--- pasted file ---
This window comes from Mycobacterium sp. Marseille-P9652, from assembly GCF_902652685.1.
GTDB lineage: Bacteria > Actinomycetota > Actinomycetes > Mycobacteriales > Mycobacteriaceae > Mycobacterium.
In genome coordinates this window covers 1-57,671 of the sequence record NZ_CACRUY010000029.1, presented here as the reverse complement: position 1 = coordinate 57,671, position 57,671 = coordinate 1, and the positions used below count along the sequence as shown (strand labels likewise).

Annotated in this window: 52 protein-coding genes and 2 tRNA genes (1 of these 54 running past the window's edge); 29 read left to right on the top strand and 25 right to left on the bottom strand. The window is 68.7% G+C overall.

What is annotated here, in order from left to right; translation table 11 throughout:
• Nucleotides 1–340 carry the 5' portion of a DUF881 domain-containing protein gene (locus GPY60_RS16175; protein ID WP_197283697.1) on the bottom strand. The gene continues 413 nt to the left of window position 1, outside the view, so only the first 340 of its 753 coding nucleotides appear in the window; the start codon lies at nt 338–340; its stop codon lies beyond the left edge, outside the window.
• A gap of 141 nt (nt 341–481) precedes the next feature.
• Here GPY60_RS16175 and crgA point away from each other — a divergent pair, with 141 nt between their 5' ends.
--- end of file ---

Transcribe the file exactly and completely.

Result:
This window comes from Mycobacterium sp. Marseille-P9652, from assembly GCF_902652685.1.
GTDB lineage: Bacteria > Actinomycetota > Actinomycetes > Mycobacteriales > Mycobacteriaceae > Mycobacterium.
In genome coordinates this window covers 1-57,671 of the sequence record NZ_CACRUY010000029.1, presented here as the reverse complement: position 1 = coordinate 57,671, position 57,671 = coordinate 1, and the positions used below count along the sequence as shown (strand labels likewise).

Annotated in this window: 52 protein-coding genes and 2 tRNA genes (1 of these 54 running past the window's edge); 29 read left to right on the top strand and 25 right to left on the bottom strand. The window is 68.7% G+C overall.

What is annotated here, in order from left to right; translation table 11 throughout:
• Nucleotides 1–340 carry the 5' portion of a DUF881 domain-containing protein gene (locus GPY60_RS16175; protein ID WP_197283697.1) on the bottom strand. The gene continues 413 nt to the left of window position 1, outside the view, so only the first 340 of its 753 coding nucleotides appear in the window; the start codon lies at nt 338–340; its stop codon lies beyond the left edge, outside the window.
• A gap of 141 nt (nt 341–481) precedes the next feature.
• Here GPY60_RS16175 and crgA point away from each other — a divergent pair, with 141 nt between their 5' ends.